The blazer is replacing the suit as the new workplace dress code


In what can only be called a requiem to the suit, journalist Richard Godwin laments the death of smart dressing in an article in The Guardian, “The new workwear: has the Suit Finally Died?” Now a freelancer, Godwin admits he was once a proud wearer of suits and hoarder of ties. But that has stopped, now that he works out of a coworking space “amid nut-butter influencers and CBD startups and 20-something digital marketing types”.

There is a loosening up of ties when it comes to formal dress code at the workplace. Earlier this year Goldman Sachs — known for spawning an army of spiffily dressed execs — announced a move to a flexible dress code to reflect the changing nature of workplaces. Enter: blazers, sports coats or jackets that help you look proper without being “propah”.

Prem Dewan, retail head of OSL Luxury Collections that brought Italian luxury menswear brand Corneliani to India, says, “Most millennials have stopped wearing suits and are into comfortable yet well-coordinated ensembles. Blazers are now worn with denims in light and breathable fabrics with sharper fits. For a formal occasion, people wear blazers with a pocket square and a tie.”

A blazer or sports jacket has become to men what the little black dress is for women — a wardrobe staple. And the fashion industry is listening.

Menswear designer Kunal Anil Tanna says the blazers have transformed over the years. “What began as a less formal substitute to the suit is a style quotient and wardrobe necessity today.”


When it comes to corporate dress code, there has been a shift from suits to blazers, says Harssh Chheda, founder & CEO, Corporate Collars, a high-end, bespoke tailoring brand. “A good blazer is always an investment and nothing beats a tailored one. If you are investing in one for the first time, stick to a basic style and colours like blue, black, grey or tan. This helps in making it a utilitarian piece, one that can be layered with crisp shirts during the day or soft-jersey T-shirts in the evening.”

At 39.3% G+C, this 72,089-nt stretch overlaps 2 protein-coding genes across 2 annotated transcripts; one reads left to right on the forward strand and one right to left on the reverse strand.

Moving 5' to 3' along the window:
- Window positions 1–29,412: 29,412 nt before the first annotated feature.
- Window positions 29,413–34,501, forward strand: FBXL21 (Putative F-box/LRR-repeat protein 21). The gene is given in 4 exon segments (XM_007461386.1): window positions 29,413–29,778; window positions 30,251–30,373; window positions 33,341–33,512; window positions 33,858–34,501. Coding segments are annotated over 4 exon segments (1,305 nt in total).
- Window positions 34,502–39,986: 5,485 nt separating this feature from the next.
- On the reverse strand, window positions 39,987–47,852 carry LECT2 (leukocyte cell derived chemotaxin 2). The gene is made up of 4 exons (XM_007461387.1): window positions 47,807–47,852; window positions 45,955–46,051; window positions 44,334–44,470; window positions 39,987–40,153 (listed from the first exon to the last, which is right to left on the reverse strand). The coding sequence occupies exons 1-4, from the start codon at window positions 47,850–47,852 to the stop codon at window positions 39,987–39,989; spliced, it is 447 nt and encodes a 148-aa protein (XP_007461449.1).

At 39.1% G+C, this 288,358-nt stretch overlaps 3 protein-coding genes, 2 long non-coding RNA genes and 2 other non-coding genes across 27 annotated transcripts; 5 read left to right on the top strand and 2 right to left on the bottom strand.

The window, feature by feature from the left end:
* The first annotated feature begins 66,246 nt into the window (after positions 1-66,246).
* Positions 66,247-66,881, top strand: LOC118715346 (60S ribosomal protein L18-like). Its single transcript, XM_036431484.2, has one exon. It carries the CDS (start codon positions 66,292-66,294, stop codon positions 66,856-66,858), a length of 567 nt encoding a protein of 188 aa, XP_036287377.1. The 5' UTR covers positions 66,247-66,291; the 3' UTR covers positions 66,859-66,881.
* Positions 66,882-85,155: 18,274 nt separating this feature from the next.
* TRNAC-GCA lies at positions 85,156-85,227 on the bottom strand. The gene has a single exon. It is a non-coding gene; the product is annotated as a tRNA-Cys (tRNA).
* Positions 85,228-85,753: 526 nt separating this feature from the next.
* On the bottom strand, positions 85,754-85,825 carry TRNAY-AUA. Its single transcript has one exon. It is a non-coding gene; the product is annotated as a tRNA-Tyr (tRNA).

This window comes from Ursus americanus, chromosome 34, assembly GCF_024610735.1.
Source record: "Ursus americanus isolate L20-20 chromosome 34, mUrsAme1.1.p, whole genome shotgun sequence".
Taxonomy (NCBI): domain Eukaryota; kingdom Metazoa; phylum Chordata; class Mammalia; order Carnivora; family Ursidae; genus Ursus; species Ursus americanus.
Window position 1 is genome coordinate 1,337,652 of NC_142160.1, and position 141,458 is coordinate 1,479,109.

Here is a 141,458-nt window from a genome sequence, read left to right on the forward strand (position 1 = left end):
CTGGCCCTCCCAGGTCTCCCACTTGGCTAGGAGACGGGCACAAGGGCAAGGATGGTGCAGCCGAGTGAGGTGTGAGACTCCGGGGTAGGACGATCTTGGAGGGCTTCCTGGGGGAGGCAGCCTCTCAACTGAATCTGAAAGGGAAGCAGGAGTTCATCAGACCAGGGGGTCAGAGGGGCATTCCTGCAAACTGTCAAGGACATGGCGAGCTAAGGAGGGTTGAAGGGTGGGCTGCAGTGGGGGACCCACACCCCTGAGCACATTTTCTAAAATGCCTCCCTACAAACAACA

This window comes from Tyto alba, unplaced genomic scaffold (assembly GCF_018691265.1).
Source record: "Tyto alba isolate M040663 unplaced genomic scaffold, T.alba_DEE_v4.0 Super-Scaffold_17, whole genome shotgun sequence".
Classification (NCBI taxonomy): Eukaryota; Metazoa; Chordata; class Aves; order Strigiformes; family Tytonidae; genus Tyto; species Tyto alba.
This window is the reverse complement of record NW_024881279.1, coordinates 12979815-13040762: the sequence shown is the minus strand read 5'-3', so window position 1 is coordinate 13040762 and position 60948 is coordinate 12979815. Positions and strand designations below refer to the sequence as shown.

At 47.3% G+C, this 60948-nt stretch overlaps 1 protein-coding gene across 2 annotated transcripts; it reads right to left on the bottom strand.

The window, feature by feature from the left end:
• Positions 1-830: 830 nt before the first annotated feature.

Smart casuals as a trend has picked up in the last few years. But before you decide on your blazer, understand the functionality of it.

“The evolution of workplace menswear style is quite interesting,” says Sandeep Gonsalves, director and cofounder of menswear designer brand SS Homme — Sarah & Sandeep. “The younger generation is more fashionable and on-point with the trends and a blazer comes with an advantage of stylistic versatility. Experimentation is the name of the game at the moment and a contemporary man is not afraid to experiment.”

For a good jacket, pay attention to the fit, construction quality and materials. Blazers and its less formal variant, sports coat, are made using various design elements like layered panels, collar styles, mock layers, bomber style, shackets (shirts meet jackets), trench-inspired and more. Even fabric picks are varied like corduroy, denim, linen, cotton, jacquard, velvet, wool and silk — in textures and patterns. Brands are also experimenting with fabric compositions. Metal buttons are in vogue.

Gonsalves, however, is not ready to write the suit’s obituary just yet. “A full suit still holds its importance in the workplace and you can never be too formally dressed for a business meeting.”

However, what sets blazers apart are that these are extremely versatile garments and can be suitable for any occasion. Gonsalves says a bespoke one gives you the liberty to showcase your personal style and select fabric quality, colour, cuts and garment details.

The modern blazer is more dramatic than classic and definitely more fun, says stylist Harsh Khullar. “A basic blue-andblack blazer is a good investment as it can be styled with almost anything for any occasion.”

Invest in a velvet dinner jacket if your lifestyle calls for attending high-powered soirees. Cashmere blazers in tan, black and red give a rich and luxurious feel. You need to put away at least Rs 21,000 for a custom-tailored jacket, while a luxury variant starts at Rs 70,000.

The classic double-breasted blazer has evolved considerably over the last century, says designer Raghavendra Rathore, known for his sharply tailored menswear. “Compact, more snug-fitted and, most importantly, redirected as a single-breasted cut is now the new look.”

Dewan of Corneliani puts his money on the double-breasted jacket. “The new slim cut that sits close to the body without being overly restrictive on movement is the way to go. The mid-weight material makes it wearable all year round.”

For the fall, it is a good idea to pick a check sports coat with either a notched or peak lapel.

In his article, Godwin talks about how he finally took his suit out for a university reunion as the dress code demanded it.

“Everyone remarked on how they never wore suits and ties these days. Everyone spent the evening complimenting one another. And everyone, I sensed, enjoyed looking their unashamed best. What if you never had the chance to look your best again? What kind of future would that be?”

Maybe it will be the blazer to the rescue, after all.


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